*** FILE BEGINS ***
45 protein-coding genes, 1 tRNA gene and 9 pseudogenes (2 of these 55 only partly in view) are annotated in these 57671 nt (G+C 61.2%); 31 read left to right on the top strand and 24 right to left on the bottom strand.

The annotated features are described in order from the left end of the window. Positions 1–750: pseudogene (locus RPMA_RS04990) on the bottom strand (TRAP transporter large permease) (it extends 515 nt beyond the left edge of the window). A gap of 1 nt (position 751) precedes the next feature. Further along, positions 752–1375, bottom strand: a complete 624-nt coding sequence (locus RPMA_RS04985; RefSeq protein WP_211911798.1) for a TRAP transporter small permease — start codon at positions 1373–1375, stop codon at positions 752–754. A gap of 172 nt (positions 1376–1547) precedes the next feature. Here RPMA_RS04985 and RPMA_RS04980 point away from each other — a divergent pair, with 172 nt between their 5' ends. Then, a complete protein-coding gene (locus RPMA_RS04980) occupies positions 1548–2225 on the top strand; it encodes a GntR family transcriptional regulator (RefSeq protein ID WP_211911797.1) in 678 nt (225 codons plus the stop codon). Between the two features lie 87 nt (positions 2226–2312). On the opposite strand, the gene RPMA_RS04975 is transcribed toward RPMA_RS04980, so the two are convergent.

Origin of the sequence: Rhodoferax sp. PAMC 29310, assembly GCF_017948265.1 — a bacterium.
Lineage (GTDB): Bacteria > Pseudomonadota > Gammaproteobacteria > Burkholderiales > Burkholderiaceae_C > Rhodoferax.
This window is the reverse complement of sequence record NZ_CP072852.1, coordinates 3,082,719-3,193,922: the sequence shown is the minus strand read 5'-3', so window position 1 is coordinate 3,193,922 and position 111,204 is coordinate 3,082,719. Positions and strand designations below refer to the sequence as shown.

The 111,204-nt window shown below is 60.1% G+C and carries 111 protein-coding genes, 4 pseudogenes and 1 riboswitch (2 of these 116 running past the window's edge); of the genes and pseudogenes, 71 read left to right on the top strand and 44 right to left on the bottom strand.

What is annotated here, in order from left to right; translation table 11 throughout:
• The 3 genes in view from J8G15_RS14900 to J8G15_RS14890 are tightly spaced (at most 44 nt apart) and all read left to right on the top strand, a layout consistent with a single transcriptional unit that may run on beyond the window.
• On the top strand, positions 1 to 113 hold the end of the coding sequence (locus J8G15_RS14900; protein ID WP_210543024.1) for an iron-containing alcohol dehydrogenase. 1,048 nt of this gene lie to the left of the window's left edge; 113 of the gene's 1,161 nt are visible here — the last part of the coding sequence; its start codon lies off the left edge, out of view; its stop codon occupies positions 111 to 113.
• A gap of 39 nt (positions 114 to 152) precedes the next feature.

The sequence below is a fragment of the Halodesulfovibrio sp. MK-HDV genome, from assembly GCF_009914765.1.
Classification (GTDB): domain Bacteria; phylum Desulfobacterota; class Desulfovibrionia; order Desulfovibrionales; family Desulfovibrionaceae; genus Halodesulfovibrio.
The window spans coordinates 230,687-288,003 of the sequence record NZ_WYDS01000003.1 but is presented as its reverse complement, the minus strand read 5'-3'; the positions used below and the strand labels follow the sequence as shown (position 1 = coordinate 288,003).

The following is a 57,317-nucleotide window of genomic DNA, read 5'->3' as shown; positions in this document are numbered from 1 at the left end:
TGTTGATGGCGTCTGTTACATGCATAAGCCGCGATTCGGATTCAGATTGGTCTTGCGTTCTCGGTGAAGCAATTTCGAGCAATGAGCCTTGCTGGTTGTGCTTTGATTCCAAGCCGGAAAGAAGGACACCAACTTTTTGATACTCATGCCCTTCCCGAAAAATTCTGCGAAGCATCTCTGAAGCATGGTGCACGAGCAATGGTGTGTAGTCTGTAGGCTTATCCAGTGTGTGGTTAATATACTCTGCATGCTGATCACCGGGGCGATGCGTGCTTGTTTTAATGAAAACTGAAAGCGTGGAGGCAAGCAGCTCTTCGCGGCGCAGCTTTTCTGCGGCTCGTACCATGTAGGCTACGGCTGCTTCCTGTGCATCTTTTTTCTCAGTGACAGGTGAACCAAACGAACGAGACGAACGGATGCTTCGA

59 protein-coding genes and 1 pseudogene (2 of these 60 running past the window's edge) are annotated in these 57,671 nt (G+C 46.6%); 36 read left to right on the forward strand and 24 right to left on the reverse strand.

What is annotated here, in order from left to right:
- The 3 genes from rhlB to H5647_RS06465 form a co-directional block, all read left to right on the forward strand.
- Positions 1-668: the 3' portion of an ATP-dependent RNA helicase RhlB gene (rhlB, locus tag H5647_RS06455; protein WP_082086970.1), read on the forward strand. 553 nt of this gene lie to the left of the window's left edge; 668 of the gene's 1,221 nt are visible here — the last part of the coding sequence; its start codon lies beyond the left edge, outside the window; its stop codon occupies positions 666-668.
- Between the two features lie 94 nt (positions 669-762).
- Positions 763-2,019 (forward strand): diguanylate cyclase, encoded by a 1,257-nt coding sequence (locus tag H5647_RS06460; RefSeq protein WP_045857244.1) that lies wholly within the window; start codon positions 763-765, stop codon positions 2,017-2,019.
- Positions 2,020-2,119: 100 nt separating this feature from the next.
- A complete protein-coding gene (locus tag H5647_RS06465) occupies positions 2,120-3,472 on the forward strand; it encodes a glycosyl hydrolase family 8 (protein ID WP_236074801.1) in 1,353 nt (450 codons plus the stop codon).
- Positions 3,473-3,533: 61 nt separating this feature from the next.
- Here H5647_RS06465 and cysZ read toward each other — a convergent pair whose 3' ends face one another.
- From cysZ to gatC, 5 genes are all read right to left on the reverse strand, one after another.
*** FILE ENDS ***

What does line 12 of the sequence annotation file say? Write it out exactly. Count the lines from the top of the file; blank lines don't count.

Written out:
Classification (GTDB): domain Bacteria; phylum Desulfobacterota; class Desulfovibrionia; order Desulfovibrionales; family Desulfovibrionaceae; genus Halodesulfovibrio.